Story after story, quotation after quotation, Missoula is a goldmine for every eye-rolling, head-shaking, fist-curling thing you’ve heard about rape. The only unsatisfying thing about the book is the grand finale. After hundreds of pages of appalling evidence that rape is one of the capital crimes facing current American society, Krakauer seeks to point his journalist finger at a culprit. Here, unfortunately, he does not swing the axe all the way. In the case of Missoula, he blames the university, the police department, and the prosecuting office, which is all true, but he neglects to climb the ladder one more step to arrive at the obvious and ultimate problem: the still unequal status of women.

Women are told to always be nice, so they do not want to ruin a boy’s life by saying he’s a rapist. Women avoid confrontation, so even in the middle of nonconsensual sexual interactions, they might not scream or run or fight back—it just wouldn’t be polite. When someone goes to the police for a robbery, the police do not say, “Okay, but you left your door unlocked and that beautiful new TV was just asking to be stolen.” They go out and gather evidence to press robbery charges. But with rape, the police ask the traumatized girl, “Were you drunk? Did you maybe make the man think you wanted to have sex with him? Did you say no? Did you make sure he heard you say no?” Rape victims are oddly not always considered victims, but perpetrators of a lie, of a ruse, of a scandal. It originates from a society that values boys more than girls. And although Krakauer’s exposé of Missoula ends somewhat positively, with the town’s justice system reflective and chastened and prepared to be better, rape as a phenomenon, unfortunately, cannot be combated until the sum of a girl equals the sum of a boy.

4 out of 5 stars

Review: Luckiest Girl Alive by Jessica Knoll

22609317Blurb:

HER PERFECT LIFE
IS A PERFECT LIE.

As a teenager at the prestigious Bradley School, Ani FaNelli endured a shocking, public humiliation that left her desperate to reinvent herself. Now, with a glamorous job, expensive wardrobe, and handsome blue blood fiancé, she’s this close to living the perfect life she’s worked so hard to achieve.

But Ani has a secret.

There’s something else buried in her past that still haunts her, something private and painful that threatens to bubble to the surface and destroy everything.

With a singular voice and twists you won’t see coming, Luckiest Girl Aliveexplores the unbearable pressure that so many women feel to “have it all” and introduces a heroine whose sharp edges and cutthroat ambition have been protecting a scandalous truth, and a heart that’s bigger than it first appears.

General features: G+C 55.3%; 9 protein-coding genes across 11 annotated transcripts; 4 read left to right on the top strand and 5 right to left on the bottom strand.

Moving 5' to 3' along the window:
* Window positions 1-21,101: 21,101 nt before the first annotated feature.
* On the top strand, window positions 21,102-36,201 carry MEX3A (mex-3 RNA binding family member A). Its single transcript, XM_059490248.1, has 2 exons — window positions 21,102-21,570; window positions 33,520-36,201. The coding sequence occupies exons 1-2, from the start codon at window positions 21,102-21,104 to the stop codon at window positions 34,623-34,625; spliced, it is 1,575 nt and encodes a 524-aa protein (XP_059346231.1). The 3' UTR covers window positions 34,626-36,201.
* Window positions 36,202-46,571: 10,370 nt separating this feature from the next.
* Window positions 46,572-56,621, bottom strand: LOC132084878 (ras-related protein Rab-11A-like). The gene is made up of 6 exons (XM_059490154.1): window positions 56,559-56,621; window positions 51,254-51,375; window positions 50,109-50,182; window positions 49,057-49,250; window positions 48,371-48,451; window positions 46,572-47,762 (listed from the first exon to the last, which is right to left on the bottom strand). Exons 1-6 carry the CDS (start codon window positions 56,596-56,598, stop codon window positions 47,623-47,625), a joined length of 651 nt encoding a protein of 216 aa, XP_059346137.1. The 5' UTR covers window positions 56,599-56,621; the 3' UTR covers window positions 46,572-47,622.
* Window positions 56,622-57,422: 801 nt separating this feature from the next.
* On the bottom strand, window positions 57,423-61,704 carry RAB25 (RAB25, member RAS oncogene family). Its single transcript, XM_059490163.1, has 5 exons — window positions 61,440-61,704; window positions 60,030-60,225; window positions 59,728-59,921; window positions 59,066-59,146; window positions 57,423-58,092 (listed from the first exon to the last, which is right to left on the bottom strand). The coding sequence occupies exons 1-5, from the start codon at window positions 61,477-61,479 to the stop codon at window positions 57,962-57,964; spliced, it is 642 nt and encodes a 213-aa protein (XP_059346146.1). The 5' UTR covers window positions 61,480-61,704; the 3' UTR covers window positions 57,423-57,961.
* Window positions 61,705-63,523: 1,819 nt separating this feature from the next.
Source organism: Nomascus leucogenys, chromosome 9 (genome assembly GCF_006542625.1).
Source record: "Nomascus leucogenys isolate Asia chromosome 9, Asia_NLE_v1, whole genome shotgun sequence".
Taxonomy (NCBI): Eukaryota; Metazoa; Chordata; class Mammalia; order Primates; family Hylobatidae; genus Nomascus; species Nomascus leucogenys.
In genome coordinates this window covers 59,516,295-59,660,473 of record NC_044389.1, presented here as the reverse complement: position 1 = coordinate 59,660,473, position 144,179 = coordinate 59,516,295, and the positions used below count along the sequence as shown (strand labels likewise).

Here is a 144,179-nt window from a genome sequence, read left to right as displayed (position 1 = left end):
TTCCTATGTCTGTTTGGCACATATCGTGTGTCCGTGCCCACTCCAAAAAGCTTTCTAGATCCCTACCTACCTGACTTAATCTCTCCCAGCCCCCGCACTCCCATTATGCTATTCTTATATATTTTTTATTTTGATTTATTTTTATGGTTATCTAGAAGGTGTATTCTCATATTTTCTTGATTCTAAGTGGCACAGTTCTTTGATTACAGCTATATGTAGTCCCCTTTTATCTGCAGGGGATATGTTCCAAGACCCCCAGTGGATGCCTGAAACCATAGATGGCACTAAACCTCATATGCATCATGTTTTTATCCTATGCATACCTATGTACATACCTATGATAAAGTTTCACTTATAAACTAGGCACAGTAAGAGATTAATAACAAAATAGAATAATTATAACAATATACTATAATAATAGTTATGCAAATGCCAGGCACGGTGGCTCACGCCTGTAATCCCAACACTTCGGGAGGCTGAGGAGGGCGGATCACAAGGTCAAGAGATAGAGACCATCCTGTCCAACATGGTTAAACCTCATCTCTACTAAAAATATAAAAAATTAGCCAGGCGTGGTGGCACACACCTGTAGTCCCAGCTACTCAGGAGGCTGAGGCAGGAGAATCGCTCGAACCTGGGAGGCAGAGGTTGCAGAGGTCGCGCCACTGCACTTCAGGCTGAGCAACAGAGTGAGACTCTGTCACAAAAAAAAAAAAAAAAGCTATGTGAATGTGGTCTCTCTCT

The question remains: will breaking her silence destroy all that she has worked for—or, will it at long last, set Ani free?

Review:

It’s become very trendy to compare any new thriller novel with a mid-book twist to Gillian Flynn’s Gone Girl, and true to form, blurbers have done the same with Luckiest Girl Alive, a story about a woman in her late 20s still suffering from the aftershock of a high school tragedy. The revelation as to what happened in this high school tragedy is, of course, the awaited twist, but unlike Flynn’s famous twist, it immediately pops a balloon, erasing all tension when the book is only half over.

Pretty strong evidence then that this character is not strong enough to carry a book. TifAni FaNelli (every time that freaking name appeared on the page it was like a dagger in my eye) is obnoxious, ungrateful, superficial, quite astonishingly stupid, but worst of all BORING. Say what you want about Gone Girl‘s Amy, but at least she wanted things. The problem with TifAni is a lack of any legitimate desire. There is no motor to her action, or maybe there is, but the motor is so faulty I couldn’t reduce myself to a level where I’d understand it.

I love a good thriller novel, but a good thriller novel is not constructed from a single really cool mysterious idea. The idea is a trunk, but trunks need branches and roots and leaves. Without these parts, a story is basically just a lump of wood.

1 star out of 5